NEOMED’s OutReach student organization works hand-in-hand with the SOAR Student-Run Free Clinic to increase access to health care among the underserved in communities near campus.
College of Medicine students Katherine Wu, Pallavi Lanka, and Whitney Stolnicki (pictured at center in red), tell us about the student organization.
How does OutReach help those in need – and let people know that help is available?
A: Our organization partners with the SOAR Student-run Free Clinic to organize volunteers for clinic days, and to spread information about our services.
The SOAR Clinic provides holistic care for underinsured and uninsured patients in nearby communities. Together with SOAR, OutReach provides everything from educational classes, discussions, and social support to preventative services and health services.
To let new populations know about these services, OutReach members volunteer at nearby health fairs and free clinics, such as the Hartville Migrant Clinic, Remote Area Medical Free Clinic, St. Bernard Health Fair and NEOMED’s Body and Beyond Health Fair.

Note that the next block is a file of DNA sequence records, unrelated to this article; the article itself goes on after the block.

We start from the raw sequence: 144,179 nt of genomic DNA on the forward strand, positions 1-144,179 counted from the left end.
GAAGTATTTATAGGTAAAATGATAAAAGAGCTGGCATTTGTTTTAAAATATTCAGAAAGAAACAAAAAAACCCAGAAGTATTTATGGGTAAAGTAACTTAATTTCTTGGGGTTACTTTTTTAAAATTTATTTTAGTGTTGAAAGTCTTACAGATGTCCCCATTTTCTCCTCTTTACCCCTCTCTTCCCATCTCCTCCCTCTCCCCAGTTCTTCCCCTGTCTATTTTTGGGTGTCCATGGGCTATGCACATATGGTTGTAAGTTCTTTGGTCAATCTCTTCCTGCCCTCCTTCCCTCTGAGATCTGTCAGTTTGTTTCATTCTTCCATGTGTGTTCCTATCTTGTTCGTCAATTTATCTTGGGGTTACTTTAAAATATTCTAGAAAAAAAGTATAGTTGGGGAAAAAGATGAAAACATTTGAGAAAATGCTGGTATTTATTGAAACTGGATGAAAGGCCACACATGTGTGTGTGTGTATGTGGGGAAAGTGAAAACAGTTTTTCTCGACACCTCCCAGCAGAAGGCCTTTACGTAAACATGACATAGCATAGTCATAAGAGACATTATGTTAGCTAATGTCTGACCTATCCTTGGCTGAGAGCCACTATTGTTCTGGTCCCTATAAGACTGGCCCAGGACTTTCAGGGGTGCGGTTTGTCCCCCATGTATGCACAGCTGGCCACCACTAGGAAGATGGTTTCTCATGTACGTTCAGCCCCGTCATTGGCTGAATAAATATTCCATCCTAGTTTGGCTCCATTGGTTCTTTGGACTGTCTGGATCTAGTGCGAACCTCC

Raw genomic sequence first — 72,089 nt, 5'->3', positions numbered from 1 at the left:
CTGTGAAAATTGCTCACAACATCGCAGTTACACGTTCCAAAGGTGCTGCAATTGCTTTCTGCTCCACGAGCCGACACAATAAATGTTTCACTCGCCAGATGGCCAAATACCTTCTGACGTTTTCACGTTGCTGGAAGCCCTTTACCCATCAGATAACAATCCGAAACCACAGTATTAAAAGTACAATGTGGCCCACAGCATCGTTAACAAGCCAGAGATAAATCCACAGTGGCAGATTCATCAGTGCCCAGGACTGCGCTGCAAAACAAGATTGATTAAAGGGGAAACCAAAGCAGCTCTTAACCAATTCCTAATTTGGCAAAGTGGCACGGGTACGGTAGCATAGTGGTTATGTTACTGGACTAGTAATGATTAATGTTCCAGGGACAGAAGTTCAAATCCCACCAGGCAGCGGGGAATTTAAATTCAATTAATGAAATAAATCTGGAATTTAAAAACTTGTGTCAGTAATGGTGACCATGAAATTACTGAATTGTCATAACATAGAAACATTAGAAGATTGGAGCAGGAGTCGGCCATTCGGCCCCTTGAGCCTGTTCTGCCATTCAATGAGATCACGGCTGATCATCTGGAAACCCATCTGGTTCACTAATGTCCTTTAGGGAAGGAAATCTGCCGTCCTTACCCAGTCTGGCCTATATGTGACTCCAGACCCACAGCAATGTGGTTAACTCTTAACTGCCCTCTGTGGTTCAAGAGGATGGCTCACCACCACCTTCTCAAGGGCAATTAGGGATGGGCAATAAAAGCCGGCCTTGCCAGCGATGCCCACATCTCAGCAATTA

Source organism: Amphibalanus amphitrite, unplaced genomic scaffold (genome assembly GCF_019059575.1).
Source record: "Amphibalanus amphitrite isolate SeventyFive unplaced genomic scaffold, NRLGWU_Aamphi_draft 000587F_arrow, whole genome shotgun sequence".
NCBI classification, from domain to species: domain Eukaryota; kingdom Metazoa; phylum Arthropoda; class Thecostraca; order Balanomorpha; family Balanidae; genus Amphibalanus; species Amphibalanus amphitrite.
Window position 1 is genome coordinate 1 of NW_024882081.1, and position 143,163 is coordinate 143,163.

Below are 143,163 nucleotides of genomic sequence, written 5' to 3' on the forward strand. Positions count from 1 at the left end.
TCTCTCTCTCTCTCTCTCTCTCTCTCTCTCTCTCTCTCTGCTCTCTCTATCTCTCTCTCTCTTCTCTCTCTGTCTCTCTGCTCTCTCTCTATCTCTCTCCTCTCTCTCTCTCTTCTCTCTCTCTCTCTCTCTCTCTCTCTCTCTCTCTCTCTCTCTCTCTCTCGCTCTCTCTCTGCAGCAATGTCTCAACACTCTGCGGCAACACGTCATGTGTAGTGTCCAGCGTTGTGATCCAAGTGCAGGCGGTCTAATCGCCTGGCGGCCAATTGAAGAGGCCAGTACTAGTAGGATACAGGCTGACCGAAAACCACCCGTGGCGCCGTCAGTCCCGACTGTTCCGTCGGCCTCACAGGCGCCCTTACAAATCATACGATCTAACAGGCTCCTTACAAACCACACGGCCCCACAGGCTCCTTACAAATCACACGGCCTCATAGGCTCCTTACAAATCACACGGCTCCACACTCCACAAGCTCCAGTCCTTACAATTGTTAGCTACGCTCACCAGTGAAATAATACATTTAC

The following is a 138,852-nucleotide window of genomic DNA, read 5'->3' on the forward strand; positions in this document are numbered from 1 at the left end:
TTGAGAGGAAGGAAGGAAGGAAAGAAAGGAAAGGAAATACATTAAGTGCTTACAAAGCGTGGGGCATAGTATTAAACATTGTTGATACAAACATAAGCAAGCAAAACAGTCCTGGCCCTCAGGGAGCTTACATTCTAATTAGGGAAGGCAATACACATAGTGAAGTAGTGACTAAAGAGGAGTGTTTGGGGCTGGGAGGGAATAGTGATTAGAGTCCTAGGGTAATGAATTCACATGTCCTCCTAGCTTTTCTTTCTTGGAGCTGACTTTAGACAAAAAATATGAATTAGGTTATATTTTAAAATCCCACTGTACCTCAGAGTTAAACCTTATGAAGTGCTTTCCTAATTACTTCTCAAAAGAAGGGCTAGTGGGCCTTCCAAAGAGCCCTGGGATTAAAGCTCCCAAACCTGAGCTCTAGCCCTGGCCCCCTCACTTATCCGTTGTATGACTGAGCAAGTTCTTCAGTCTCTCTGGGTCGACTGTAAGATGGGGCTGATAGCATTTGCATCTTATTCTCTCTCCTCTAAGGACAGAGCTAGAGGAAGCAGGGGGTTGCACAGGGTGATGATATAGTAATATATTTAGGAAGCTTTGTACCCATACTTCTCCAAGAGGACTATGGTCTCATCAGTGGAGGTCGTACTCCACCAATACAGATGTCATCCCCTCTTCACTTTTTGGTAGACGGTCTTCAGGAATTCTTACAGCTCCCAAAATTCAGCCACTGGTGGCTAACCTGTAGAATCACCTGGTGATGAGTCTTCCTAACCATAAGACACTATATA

In addition, OutReach meets with leaders from surrounding businesses and city governments for our Community Advisory Board to discuss how we can expand our reach.
OutReach also hosts two large charity events each year: Casino Night and the SOAR Student-run Free Clinic Golf Outing. OutReach members plan and coordinate all aspects of these events, providing additional leadership and teamwork experiences.
How can students make a difference by joining OutReach?
A: OutReach provides opportunities for both medical and pharmacy students of all years to volunteer at the SOAR Clinic. By volunteering, students are not only able to foster their communication and examination skills with a medical team and patients, but also contribute to the well-being of Northeast Ohio. At the SOAR Clinic, first- and second-year students are immersed into some of their first clinical experiences, whereas third- and fourth-year students, along with certified physicians and pharmacists, serve as mentors.
Students learn to work as interprofessional teams of physicians and pharmacists, which benefits both them and the patients.